Every since I walked into that Pentechostal church one Sunday evening at six years old and heard the visiting evangelist talk about hell, I’ve lived my life scared, always looking over my shoulder, wondering what or who would strike me down in the prime of my youth.  It added an extra amount of nervousness to me, but though I suffer ulcers, anxiety atacks, cowardice, I vowed to myself that I would not give myself to my mother’s religion.  After all, as my dad taught me, Christianity was for invalids, women and children.  I was none of the above, even when I was a child.

My heart hardened like pharoah’s.  I went about my training at NASA disgusted with myself, wishing I had never known those evangelical teachings at all.  I envied those friends of mine who could womanize, drink, keep God where he belonged, somewhere out in utter darkness.  I could not relax.  Anytime I performed a dangerous activity, anytime they put me under for surgery, anytime I climbed a hill or had a close call in combat, or when I stepped in a commercial jet, lost myself in booze, I dreaded I would wake up, but not in my body, before the judgment seat of God knowing full well what my sentence  would be, Satan, the ultimate prosecuter, sneering at me from before the judgment seat of God.

I imagined myself standing in a big group of forever to be damned.  Most I did not know, but my grandfather was there, several of my cousins, my wife, and most of my friends.  By the time I completed my training and readied for my first mission in space I started to find it hard to sleep at night.  So I decided, once and for all, I would outrun Jehovah into the stars.  I would sabatoge the mission and send myself flying out toward the stars.  I would travel so far into space Jehova could not find me.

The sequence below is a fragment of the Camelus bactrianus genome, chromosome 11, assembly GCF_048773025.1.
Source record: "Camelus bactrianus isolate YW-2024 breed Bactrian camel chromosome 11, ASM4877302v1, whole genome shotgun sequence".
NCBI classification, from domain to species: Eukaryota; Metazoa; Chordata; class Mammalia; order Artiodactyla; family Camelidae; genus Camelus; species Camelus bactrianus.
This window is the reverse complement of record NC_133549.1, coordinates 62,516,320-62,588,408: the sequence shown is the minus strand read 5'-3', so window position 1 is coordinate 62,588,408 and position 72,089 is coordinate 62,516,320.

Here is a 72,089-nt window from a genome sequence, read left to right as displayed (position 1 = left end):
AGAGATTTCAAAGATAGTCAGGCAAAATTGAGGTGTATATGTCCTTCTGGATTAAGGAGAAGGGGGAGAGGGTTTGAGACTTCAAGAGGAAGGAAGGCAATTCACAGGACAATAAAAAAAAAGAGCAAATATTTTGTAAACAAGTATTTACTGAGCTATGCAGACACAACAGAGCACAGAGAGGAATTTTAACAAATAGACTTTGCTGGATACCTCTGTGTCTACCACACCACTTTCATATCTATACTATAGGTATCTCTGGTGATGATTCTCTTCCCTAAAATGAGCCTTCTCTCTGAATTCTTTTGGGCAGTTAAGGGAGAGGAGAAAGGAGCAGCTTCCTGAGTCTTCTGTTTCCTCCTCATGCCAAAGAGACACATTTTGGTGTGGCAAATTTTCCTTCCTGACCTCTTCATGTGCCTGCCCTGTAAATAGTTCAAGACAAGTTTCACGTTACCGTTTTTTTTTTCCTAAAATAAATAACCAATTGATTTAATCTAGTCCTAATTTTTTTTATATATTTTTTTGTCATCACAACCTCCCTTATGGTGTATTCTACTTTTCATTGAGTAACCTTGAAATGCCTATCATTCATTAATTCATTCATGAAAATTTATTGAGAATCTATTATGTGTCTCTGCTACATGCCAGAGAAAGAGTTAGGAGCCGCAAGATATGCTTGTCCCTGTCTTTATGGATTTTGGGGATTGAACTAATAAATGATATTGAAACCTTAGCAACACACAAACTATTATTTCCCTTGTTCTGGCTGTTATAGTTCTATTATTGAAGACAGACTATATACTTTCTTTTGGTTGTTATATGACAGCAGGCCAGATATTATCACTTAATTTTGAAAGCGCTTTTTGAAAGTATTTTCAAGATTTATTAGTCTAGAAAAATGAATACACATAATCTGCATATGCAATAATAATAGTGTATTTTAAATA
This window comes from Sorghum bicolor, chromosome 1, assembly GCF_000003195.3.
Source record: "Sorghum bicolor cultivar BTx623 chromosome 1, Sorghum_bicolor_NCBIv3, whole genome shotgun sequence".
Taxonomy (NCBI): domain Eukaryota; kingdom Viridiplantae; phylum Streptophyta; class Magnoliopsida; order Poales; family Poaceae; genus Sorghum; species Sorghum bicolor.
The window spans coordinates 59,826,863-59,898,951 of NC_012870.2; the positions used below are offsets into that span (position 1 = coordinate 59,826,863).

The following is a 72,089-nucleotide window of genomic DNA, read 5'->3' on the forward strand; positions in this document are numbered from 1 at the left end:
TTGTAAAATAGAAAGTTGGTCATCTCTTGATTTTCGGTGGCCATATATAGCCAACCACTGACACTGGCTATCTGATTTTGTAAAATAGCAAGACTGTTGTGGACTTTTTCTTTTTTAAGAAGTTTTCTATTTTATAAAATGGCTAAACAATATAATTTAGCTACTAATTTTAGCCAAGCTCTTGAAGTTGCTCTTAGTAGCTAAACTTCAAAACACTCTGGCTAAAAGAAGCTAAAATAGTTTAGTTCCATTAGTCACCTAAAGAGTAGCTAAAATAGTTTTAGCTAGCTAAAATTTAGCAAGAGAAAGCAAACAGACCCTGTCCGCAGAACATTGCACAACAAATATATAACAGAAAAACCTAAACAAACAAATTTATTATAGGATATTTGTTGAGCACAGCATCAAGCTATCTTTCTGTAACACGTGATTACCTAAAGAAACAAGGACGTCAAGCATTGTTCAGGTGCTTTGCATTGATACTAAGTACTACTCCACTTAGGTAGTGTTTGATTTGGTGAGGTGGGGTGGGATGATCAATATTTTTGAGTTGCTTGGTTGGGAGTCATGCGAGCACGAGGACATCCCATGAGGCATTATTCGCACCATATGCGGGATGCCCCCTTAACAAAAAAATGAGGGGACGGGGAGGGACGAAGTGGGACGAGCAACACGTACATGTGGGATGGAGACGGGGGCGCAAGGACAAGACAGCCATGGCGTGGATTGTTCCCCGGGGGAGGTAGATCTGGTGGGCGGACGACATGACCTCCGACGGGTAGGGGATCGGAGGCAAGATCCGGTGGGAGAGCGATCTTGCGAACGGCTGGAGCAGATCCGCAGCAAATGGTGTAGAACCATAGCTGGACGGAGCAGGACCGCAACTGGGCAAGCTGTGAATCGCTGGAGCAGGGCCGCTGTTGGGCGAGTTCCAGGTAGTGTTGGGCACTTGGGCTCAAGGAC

Donald Standeford

3 thoughts on “Beginning of a novel?

  1. Why not a whole novel? As a beginning it looks interesting and original. It keeps the reader trapped in the story. I remember a guy from university, who talked the same as the child’s father of your story. He said religion was for the weak. Interesting. Aren’t we all weak and strong at the same time as human beings? Two sides of the same coin. Obviously religion used as a means to threaten people and instill fear is unacceptable. That happened with Catholicism in Franco’s Spain. I thought of that while reading your text. The closing lines are original, with a touch of humor, and could certainly be continued: “I would outrun Jehovah into the stars. I would sabatoge the mission and send myself flying out toward the stars.”

    Liked by 1 person

Leave a Reply

Fill in your details below or click an icon to log in:

WordPress.com Logo

You are commenting using your WordPress.com account. Log Out /  Change )

Google+ photo

You are commenting using your Google+ account. Log Out /  Change )

Twitter picture

You are commenting using your Twitter account. Log Out /  Change )

Facebook photo

You are commenting using your Facebook account. Log Out /  Change )

Connecting to %s